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Oakland Ghost Ship Lawsuit filed after Warehouse Fire Claims 36 Lives

An Oakland Ghost Ship lawsuit filed against Oakland’s Ghost Ship warehouse owner alleges numerous people were aware of the dangers the building posed long before the deadly blaze claimed 36 lives in December.

Families of individuals killed in the warehouse are teaming up in a lawsuit against Ghost Ship’s owners as well as employees of city and county departments. San Francisco attorney Mary Alexander, who is representing the families of two partygoers, announced the filing of the lawsuit against the building owner, promoters, and the individual in charge of the show. Oakland Fire Department was also named in the lawsuit as members of the department attended and held a music event prior to the deadly fire and they are believed to have been aware of the hazards the warehouse posed.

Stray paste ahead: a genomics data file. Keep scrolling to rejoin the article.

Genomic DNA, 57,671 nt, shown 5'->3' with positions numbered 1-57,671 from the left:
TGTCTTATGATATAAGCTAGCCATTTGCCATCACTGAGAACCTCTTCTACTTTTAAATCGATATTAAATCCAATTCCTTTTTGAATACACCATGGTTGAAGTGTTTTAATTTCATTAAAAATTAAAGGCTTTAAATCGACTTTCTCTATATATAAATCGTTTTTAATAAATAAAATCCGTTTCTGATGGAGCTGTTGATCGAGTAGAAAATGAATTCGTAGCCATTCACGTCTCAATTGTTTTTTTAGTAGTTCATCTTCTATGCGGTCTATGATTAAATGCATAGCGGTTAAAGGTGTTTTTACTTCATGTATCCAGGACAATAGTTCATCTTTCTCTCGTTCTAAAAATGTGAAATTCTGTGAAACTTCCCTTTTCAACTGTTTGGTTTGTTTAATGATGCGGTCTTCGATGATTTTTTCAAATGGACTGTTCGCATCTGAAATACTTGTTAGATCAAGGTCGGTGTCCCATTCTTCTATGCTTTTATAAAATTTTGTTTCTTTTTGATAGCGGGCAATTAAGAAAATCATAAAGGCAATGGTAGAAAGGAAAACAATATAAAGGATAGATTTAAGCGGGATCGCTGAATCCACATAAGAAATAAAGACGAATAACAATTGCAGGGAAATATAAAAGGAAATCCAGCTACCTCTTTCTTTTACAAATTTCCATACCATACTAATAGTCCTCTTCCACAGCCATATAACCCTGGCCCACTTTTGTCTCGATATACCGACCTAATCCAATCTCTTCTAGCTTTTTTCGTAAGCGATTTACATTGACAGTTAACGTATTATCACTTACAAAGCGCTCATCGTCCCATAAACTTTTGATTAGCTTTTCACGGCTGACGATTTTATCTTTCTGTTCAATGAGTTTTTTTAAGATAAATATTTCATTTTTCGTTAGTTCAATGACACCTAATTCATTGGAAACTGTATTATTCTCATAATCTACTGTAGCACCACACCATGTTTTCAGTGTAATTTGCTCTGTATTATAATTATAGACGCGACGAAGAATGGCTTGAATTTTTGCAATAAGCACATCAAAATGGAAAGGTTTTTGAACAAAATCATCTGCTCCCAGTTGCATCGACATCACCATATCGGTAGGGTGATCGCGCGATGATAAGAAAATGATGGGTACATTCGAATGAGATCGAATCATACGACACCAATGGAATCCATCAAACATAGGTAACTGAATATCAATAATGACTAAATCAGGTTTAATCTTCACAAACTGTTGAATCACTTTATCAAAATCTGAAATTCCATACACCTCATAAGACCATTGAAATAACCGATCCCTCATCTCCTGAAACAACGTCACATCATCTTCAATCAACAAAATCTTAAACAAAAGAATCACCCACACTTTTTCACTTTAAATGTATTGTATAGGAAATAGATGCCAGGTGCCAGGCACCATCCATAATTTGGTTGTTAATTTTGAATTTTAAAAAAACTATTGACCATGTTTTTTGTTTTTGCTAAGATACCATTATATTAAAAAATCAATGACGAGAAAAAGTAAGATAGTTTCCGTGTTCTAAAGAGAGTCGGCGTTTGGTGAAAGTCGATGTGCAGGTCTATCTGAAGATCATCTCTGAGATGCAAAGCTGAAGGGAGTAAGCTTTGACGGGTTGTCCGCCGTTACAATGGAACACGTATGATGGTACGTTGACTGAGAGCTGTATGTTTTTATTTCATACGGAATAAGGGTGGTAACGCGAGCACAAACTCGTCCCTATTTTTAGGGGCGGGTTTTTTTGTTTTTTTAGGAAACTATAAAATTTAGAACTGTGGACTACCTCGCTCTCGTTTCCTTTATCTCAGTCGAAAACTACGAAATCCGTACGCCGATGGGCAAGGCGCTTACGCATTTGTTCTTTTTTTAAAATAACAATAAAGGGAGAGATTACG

The families of Griffin Madden and Michela Gregory, two of the party-goers, filed the lawsuit under the California Tort Claims Act. This Act requires the individuals filing suit to give the government entities the opportunity to settle claims before they are included in the lawsuit.

Many believe the warehouse manager should be held accountable for the deaths of all 36 individuals because he failed to obtain permits to inspect the building and verify its safety. Records show that there have been no inspections performed on the warehouse in over 30 years, and the building itself was overpopulated.

The hazardous trash and debris surrounding the building further endangered the residents. The lack of smoke alarms, fire extinguishers, sprinklers, exit signs and emergency lighting increased the severity of danger the building posed. A large number of individuals reportedly died in the building from becoming trapped inside.

Please contact us for more information on the Oakland Ghost Ship lawsuit and the California Tort Claims Act.

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